Glasgow Road, Jarrow, Tyne & Wear NE32
A plain post-war church, the internal plan reorientated in the 1990s. The new furnishings are of some quality and include a stained glass screen by local artist Fenwick Lawson.
The parish was erected and church opened in 1952. There is later correspondence in the diocesan archives with the architect David Brown, but the church is here attributed to Robert Burke of Newcastle on stylistic grounds (Brown took over Burke’s practice after the latter’s death); compare for example with the church at Backworth, qv. The contractors were Messrs Glen. In 1993-94 Vincente Stienlet undertook the reordering and reorientation of the church. As part of this, a small hall was created at the former west end, a new porch added and a Blessed Sacrament Chapel created in an extension behind the new altar at the east. New doors, a shelf and a porch table were made from the oak from the old pews. The stained glass sanctuary screen was designed by local artist Fenwick Lawson (born 1932).
The church formerly faced west but in 1993-94 was reorientated to face east. The church is faced in brick laid in garden wall bond and has a tiled roof. The plan is roughly rectangular, with a projecting straight-ended narrow Blessed Sacrament Chapel at the east, and several other projections housing ancillary spaces. The former orientation is still obvious from the exterior which has double-transepts near the former east end. All windows are oblong and of metal, with concrete drip-moulds in the shape of elongate omegas with the arc above the space between groups of windows.
A porch at an angle to the church leads into the narthex at the northwest. At the west of the church is the hall, toilets, a kitchen, a link to the presbytery and the sacristies. The four-bay nave has a canted ceiling and a trabeated arcade. The stone font with glass bowl is placed near the entrance at the northwest, and the organ is in a small niche at the northeast. The sanctuary has exposed brick steps, a stone altar (incorporating a former millstone) and ambo. Behind the altar is a screen by Fenwick Lawson with a large abstract stained glass panel with a cross motif. This is placed between two groups of three windows on the east wall with similar glass. On the other side of the screen is the brass tabernacle set on a square stone pillar with a niche on the south side for the monstrance. This forms the Blessed Sacrament Chapel with a small number of chairs to the east for use as a weekday chapel. A niche at the southwest forms the Lady Chapel with a statue of the Virgin Mary on a timber shelf. The Stations of the Cross are oblong timber reliefs.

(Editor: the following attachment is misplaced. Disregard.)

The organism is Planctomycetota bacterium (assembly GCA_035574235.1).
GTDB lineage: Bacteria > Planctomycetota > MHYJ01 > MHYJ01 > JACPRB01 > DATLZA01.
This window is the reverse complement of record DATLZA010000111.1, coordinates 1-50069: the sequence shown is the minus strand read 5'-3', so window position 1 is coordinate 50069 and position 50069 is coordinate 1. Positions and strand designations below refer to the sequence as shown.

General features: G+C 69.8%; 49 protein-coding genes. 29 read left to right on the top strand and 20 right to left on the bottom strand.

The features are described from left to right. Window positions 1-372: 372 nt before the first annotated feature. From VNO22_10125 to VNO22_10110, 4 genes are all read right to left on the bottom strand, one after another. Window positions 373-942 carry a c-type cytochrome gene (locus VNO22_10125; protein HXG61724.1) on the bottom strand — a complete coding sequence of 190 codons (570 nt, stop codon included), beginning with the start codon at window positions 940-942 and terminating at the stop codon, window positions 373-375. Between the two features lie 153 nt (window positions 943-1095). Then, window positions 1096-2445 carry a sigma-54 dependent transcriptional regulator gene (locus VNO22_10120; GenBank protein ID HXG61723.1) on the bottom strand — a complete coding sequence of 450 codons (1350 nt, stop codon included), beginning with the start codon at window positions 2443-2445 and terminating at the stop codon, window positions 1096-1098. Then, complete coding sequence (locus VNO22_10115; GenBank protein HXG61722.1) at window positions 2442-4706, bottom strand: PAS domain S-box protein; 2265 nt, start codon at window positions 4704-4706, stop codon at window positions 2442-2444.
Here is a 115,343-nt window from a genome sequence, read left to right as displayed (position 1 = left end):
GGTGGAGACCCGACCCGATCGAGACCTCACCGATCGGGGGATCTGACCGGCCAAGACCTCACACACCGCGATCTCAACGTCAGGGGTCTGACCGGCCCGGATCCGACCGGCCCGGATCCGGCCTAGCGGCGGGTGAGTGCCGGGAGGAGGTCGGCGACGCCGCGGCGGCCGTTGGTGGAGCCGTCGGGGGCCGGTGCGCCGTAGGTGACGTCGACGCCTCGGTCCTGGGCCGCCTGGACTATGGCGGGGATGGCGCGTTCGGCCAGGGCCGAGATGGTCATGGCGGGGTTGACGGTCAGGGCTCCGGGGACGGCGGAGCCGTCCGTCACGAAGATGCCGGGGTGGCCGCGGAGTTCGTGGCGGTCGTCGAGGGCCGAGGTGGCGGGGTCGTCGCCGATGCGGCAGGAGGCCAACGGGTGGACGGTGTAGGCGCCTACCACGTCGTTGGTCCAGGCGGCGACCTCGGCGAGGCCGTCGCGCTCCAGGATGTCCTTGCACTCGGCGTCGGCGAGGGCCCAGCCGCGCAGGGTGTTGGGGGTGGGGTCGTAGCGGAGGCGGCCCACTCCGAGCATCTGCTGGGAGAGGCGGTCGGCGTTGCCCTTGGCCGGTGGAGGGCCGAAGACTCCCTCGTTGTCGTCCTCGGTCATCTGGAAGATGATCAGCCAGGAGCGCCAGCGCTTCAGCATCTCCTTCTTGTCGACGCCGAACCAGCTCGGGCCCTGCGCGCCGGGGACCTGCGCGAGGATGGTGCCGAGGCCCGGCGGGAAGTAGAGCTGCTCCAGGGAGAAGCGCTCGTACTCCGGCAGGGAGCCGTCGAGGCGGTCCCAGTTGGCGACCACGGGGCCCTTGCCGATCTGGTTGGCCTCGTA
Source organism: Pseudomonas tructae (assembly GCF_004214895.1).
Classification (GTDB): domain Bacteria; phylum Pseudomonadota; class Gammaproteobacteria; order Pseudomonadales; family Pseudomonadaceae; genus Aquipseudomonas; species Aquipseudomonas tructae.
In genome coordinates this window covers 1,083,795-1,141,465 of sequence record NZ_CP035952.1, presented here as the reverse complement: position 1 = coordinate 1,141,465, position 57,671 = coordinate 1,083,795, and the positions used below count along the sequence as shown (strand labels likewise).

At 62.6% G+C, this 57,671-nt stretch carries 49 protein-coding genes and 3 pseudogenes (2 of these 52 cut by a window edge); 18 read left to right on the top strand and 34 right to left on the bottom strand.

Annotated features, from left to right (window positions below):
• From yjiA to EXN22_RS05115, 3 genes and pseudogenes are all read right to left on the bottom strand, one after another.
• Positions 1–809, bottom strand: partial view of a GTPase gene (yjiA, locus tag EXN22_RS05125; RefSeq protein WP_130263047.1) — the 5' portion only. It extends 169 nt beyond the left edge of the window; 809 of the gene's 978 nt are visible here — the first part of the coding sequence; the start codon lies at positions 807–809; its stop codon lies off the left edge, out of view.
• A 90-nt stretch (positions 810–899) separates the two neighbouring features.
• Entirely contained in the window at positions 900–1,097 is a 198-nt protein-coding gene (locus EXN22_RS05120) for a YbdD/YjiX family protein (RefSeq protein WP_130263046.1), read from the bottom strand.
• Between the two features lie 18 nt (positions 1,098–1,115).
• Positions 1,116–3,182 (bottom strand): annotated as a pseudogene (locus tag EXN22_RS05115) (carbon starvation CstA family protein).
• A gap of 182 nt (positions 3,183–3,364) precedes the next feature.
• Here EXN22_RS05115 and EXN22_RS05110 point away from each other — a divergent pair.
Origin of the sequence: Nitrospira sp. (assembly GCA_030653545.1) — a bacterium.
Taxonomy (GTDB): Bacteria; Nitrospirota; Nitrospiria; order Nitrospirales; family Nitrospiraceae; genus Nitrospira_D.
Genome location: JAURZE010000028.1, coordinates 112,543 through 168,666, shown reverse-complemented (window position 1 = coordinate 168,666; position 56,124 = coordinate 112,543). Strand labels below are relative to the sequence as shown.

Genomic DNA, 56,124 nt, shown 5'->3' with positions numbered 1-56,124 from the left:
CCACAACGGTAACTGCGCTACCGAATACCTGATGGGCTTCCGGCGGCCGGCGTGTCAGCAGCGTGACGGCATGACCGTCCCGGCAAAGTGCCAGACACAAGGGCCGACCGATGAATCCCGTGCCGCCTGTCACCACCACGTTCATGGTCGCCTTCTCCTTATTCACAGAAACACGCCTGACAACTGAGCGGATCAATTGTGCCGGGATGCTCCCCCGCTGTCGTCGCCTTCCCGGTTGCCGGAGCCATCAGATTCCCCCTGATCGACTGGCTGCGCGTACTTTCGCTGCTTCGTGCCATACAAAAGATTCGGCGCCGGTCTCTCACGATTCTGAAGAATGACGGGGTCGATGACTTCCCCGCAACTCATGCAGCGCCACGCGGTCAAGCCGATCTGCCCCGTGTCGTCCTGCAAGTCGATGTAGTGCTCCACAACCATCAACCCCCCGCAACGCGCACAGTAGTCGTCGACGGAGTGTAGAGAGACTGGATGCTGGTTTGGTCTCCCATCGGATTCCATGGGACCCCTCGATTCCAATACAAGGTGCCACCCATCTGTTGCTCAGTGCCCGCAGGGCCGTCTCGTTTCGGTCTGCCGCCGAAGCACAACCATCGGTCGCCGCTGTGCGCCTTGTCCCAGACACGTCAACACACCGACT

Architect: R. A. Burke (unconfirmed attribution); Vincente Stienlet & Son
Original Date: 1952
Conservation Area: No
Listed Grade: Not Listed